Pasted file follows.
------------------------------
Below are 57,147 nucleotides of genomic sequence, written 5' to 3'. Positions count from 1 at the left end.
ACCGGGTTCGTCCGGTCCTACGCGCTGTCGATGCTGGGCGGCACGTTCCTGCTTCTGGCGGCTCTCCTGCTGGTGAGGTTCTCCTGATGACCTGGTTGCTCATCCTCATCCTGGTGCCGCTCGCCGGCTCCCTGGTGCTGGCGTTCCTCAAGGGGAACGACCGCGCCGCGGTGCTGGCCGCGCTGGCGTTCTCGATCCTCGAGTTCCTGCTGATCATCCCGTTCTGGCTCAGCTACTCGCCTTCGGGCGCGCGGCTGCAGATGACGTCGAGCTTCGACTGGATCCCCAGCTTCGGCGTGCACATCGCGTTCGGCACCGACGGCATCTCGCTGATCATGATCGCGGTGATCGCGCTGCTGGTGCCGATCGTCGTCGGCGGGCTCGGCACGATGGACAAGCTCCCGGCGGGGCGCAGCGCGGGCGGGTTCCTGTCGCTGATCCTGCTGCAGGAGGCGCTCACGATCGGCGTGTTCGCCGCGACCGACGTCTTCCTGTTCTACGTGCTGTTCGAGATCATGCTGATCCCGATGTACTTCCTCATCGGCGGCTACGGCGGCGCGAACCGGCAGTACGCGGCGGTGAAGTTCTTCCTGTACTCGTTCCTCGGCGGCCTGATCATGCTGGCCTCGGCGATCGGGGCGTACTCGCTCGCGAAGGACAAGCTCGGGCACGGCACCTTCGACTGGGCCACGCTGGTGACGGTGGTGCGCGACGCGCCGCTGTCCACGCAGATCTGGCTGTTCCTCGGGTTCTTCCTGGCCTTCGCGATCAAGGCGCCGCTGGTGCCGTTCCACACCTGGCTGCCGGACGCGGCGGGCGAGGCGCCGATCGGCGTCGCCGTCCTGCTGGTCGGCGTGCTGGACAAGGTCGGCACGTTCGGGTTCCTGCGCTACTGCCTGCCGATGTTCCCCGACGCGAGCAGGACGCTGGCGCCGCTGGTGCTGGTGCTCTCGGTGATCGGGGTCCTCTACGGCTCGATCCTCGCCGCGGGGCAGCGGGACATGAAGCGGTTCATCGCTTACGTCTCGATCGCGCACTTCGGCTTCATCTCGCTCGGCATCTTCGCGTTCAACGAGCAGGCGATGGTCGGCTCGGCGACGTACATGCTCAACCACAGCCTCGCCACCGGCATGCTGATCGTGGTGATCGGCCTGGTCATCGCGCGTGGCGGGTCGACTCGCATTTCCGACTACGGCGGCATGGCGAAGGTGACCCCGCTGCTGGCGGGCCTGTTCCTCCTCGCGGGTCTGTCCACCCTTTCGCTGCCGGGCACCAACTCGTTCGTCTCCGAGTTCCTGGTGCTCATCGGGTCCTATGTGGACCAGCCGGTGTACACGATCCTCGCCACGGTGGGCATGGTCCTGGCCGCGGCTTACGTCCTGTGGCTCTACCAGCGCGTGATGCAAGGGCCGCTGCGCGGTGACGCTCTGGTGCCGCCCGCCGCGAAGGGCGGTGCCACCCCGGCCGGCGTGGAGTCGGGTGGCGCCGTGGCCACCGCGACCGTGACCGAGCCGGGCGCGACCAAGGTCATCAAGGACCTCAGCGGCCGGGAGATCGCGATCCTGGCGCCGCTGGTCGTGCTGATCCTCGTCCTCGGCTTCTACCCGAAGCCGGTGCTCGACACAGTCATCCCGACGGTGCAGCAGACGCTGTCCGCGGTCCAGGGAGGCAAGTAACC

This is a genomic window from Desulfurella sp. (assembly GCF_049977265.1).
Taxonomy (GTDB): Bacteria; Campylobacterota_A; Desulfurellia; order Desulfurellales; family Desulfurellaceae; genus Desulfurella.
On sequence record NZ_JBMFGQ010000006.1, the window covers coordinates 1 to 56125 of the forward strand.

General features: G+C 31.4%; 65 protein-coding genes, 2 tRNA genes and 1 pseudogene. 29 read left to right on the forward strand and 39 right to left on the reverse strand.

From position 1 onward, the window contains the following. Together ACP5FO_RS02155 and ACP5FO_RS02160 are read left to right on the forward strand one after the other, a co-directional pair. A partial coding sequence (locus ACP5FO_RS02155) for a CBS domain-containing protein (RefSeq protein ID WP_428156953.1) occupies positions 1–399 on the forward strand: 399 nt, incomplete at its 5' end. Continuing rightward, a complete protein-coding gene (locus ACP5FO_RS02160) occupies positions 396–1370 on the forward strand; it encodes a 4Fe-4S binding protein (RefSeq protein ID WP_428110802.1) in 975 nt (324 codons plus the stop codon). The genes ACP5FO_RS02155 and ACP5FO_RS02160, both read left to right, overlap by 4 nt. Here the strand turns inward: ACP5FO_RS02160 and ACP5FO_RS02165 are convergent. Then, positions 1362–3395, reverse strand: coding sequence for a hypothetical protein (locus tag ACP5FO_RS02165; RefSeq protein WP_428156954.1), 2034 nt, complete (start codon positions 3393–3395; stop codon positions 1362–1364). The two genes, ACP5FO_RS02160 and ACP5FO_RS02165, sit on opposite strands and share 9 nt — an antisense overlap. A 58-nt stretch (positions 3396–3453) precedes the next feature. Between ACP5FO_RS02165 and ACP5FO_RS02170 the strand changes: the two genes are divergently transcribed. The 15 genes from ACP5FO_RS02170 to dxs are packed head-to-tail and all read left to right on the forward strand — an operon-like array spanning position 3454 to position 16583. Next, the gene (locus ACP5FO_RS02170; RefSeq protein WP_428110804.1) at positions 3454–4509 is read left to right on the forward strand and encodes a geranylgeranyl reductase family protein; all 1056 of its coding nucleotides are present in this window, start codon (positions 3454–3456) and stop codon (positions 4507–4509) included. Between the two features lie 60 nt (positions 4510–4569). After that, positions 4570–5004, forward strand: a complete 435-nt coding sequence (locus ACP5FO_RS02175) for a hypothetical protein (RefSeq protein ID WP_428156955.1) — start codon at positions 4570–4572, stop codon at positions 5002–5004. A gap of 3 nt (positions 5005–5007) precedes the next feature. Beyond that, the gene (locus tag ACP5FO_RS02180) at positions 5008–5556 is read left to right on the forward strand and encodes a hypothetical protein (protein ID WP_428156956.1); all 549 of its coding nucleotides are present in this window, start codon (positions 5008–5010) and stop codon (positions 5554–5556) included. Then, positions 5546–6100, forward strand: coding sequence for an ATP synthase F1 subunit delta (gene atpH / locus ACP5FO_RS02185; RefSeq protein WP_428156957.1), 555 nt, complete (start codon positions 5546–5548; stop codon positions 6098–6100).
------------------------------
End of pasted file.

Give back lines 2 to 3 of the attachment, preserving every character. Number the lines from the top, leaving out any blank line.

ACCGGGTTCGTCCGGTCCTACGCGCTGTCGATGCTGGGCGGCACGTTCCTGCTTCTGGCGGCTCTCCTGCTGGTGAGGTTCTCCTGATGACCTGGTTGCTCATCCTCATCCTGGTGCCGCTCGCCGGCTCCCTGGTGCTGGCGTTCCTCAAGGGGAACGACCGCGCCGCGGTGCTGGCCGCGCTGGCGTTCTCGATCCTCGAGTTCCTGCTGATCATCCCGTTCTGGCTCAGCTACTCGCCTTCGGGCGCGCGGCTGCAGATGACGTCGAGCTTCGACTGGATCCCCAGCTTCGGCGTGCACATCGCGTTCGGCACCGACGGCATCTCGCTGATCATGATCGCGGTGATCGCGCTGCTGGTGCCGATCGTCGTCGGCGGGCTCGGCACGATGGACAAGCTCCCGGCGGGGCGCAGCGCGGGCGGGTTCCTGTCGCTGATCCTGCTGCAGGAGGCGCTCACGATCGGCGTGTTCGCCGCGACCGACGTCTTCCTGTTCTACGTGCTGTTCGAGATCATGCTGATCCCGATGTACTTCCTCATCGGCGGCTACGGCGGCGCGAACCGGCAGTACGCGGCGGTGAAGTTCTTCCTGTACTCGTTCCTCGGCGGCCTGATCATGCTGGCCTCGGCGATCGGGGCGTACTCGCTCGCGAAGGACAAGCTCGGGCACGGCACCTTCGACTGGGCCACGCTGGTGACGGTGGTGCGCGACGCGCCGCTGTCCACGCAGATCTGGCTGTTCCTCGGGTTCTTCCTGGCCTTCGCGATCAAGGCGCCGCTGGTGCCGTTCCACACCTGGCTGCCGGACGCGGCGGGCGAGGCGCCGATCGGCGTCGCCGTCCTGCTGGTCGGCGTGCTGGACAAGGTCGGCACGTTCGGGTTCCTGCGCTACTGCCTGCCGATGTTCCCCGACGCGAGCAGGACGCTGGCGCCGCTGGTGCTGGTGCTCTCGGTGATCGGGGTCCTCTACGGCTCGATCCTCGCCGCGGGGCAGCGGGACATGAAGCGGTTCATCGCTTACGTCTCGATCGCGCACTTCGGCTTCATCTCGCTCGGCATCTTCGCGTTCAACGAGCAGGCGATGGTCGGCTCGGCGACGTACATGCTCAACCACAGCCTCGCCACCGGCATGCTGATCGTGGTGATCGGCCTGGTCATCGCGCGTGGCGGGTCGACTCGCATTTCCGACTACGGCGGCATGGCGAAGGTGACCCCGCTGCTGGCGGGCCTGTTCCTCCTCGCGGGTCTGTCCACCCTTTCGCTGCCGGGCACCAACTCGTTCGTCTCCGAGTTCCTGGTGCTCATCGGGTCCTATGTGGACCAGCCGGTGTACACGATCCTCGCCACGGTGGGCATGGTCCTGGCCGCGGCTTACGTCCTGTGGCTCTACCAGCGCGTGATGCAAGGGCCGCTGCGCGGTGACGCTCTGGTGCCGCCCGCCGCGAAGGGCGGTGCCACCCCGGCCGGCGTGGAGTCGGGTGGCGCCGTGGCCACCGCGACCGTGACCGAGCCGGGCGCGACCAAGGTCATCAAGGACCTCAGCGGCCGGGAGATCGCGATCCTGGCGCCGCTGGTCGTGCTGATCCTCGTCCTCGGCTTCTACCCGAAGCCGGTGCTCGACACAGTCATCCCGACGGTGCAGCAGACGCTGTCCGCGGTCCAGGGAGGCAAGTAACC

This is a genomic window from Desulfurella sp. (assembly GCF_049977265.1).